Axis Communications announced two new outdoor-ready bullet-style cameras featuring deep-learning processing units for analytics based on deep learning on the edge.

Read more...
Numerous challenges for transport and logistics
Transport (Industry) CCTV, Surveillance & Remote Monitoring Security Services & Risk Management Logistics (Industry)
Operators are making significant investments in automation and digitalisation in order to address security concerns, improve loss prevention as well as efficiency, and reduce unit order costs.

Read more...
A key to urban transport challenges
Axis Communications SA Transport (Industry) CCTV, Surveillance & Remote Monitoring Integrated Solutions Logistics (Industry)
There are many enabling technologies that can impact transportation in South Africa, but a good place to start is by considering the applications for smart physical technology with the ability to collect and respond to data.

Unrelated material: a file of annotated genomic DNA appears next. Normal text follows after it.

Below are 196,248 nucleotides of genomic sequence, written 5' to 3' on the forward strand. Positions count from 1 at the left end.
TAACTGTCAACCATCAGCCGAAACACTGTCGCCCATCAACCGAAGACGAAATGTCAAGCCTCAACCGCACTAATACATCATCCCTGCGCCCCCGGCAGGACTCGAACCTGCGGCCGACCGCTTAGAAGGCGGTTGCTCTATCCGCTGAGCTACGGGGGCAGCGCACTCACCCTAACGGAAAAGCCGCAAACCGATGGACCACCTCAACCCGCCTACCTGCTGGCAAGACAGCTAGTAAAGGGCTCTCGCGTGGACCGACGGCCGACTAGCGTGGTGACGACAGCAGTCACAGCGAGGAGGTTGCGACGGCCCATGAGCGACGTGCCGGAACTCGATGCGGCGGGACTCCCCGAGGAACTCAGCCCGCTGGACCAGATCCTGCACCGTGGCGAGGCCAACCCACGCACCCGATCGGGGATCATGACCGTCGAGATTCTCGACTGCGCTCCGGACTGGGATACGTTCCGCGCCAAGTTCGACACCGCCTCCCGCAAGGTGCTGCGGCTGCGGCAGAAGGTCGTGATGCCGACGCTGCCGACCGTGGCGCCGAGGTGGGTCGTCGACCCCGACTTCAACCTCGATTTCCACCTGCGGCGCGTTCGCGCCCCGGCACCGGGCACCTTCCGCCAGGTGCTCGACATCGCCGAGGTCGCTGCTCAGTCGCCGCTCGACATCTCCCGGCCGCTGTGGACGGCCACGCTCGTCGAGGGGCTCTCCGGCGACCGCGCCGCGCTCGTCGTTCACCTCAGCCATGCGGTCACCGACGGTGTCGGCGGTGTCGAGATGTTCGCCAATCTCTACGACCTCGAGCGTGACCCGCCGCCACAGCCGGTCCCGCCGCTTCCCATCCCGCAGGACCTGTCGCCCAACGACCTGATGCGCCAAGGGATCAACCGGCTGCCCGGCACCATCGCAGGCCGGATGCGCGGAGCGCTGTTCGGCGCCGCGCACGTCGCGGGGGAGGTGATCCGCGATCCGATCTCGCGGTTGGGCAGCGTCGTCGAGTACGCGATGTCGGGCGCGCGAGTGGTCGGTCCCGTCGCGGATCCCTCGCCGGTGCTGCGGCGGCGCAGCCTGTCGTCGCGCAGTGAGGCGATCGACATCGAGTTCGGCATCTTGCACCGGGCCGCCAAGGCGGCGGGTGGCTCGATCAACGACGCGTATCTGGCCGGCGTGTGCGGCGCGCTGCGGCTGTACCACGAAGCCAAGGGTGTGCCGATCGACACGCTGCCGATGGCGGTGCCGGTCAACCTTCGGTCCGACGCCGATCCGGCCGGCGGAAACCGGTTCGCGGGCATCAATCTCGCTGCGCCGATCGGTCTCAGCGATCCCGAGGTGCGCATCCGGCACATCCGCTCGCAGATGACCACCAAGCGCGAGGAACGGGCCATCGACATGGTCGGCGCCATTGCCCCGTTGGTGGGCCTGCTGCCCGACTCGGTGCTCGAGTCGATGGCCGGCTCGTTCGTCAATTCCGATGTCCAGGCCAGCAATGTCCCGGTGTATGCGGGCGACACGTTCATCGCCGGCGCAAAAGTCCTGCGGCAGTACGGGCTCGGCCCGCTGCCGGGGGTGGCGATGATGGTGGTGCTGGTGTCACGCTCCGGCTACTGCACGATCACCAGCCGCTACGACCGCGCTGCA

Read more...
Hikvision aims for solutions
Technews Publishing Hikvision South Africa Editor's Choice CCTV, Surveillance & Remote Monitoring News Integrated Solutions Conferences & Events
Hikvision recently held a roadshow titled Industry X, where the company highlighted its latest products and solutions, supported by partners and distributors.

Read more...
Reliable, low-maintenance video appliances
Technews Publishing Editor's Choice CCTV, Surveillance & Remote Monitoring News IT infrastructure Products
Symetrix, part of the Agera Group, has added the AES range of video recording servers, storage appliances and workstations to its portfolio.

Read more...
Technology and the future of security installation in South Africa
Editor's Choice Integrated Solutions Security Services & Risk Management
What are the technologies and trends shaping installation, service and maintenance teams globally, and how will they shape South African businesses today and in the future?

Read more...
A new full-colour era
Dahua Technology South Africa CCTV, Surveillance & Remote Monitoring
Traditionally, there have been two options for using surveillance cameras in the dark: flooding the scene with visible light, or alternatively using infrared (IR) illumination.

Read more...